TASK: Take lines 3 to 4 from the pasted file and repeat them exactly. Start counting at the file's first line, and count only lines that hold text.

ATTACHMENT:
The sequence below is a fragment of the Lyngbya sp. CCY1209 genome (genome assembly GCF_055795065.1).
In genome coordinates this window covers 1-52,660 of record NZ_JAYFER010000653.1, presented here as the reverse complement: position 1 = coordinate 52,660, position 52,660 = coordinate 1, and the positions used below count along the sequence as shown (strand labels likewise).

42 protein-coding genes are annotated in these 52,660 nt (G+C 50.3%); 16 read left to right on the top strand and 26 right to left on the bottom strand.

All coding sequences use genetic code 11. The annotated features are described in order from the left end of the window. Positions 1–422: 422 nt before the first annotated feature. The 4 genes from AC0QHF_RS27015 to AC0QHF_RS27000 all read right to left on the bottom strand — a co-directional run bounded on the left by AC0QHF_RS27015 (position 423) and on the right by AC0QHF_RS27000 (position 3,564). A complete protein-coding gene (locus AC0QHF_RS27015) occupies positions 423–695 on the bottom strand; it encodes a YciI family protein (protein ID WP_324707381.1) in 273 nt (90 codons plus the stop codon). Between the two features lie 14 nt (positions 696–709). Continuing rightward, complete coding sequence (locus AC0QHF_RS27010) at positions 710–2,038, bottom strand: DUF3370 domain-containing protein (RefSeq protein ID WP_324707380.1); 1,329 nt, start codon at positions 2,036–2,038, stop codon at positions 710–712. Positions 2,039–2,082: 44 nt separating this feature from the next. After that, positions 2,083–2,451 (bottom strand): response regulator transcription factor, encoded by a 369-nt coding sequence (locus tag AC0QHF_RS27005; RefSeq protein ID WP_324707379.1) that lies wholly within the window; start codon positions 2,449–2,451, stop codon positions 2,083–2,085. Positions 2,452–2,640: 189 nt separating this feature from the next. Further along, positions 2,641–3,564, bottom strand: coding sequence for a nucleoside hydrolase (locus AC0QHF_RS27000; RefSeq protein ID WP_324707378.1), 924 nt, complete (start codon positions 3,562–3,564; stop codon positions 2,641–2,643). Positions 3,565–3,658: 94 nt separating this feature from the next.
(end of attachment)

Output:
42 protein-coding genes are annotated in these 52,660 nt (G+C 50.3%); 16 read left to right on the top strand and 26 right to left on the bottom strand.

All coding sequences use genetic code 11. The annotated features are described in order from the left end of the window. Positions 1–422: 422 nt before the first annotated feature. The 4 genes from AC0QHF_RS27015 to AC0QHF_RS27000 all read right to left on the bottom strand — a co-directional run bounded on the left by AC0QHF_RS27015 (position 423) and on the right by AC0QHF_RS27000 (position 3,564). A complete protein-coding gene (locus AC0QHF_RS27015) occupies positions 423–695 on the bottom strand; it encodes a YciI family protein (protein ID WP_324707381.1) in 273 nt (90 codons plus the stop codon). Between the two features lie 14 nt (positions 696–709). Continuing rightward, complete coding sequence (locus AC0QHF_RS27010) at positions 710–2,038, bottom strand: DUF3370 domain-containing protein (RefSeq protein ID WP_324707380.1); 1,329 nt, start codon at positions 2,036–2,038, stop codon at positions 710–712. Positions 2,039–2,082: 44 nt separating this feature from the next. After that, positions 2,083–2,451 (bottom strand): response regulator transcription factor, encoded by a 369-nt coding sequence (locus tag AC0QHF_RS27005; RefSeq protein ID WP_324707379.1) that lies wholly within the window; start codon positions 2,449–2,451, stop codon positions 2,083–2,085. Positions 2,452–2,640: 189 nt separating this feature from the next. Further along, positions 2,641–3,564, bottom strand: coding sequence for a nucleoside hydrolase (locus AC0QHF_RS27000; RefSeq protein ID WP_324707378.1), 924 nt, complete (start codon positions 3,562–3,564; stop codon positions 2,641–2,643). Positions 3,565–3,658: 94 nt separating this feature from the next.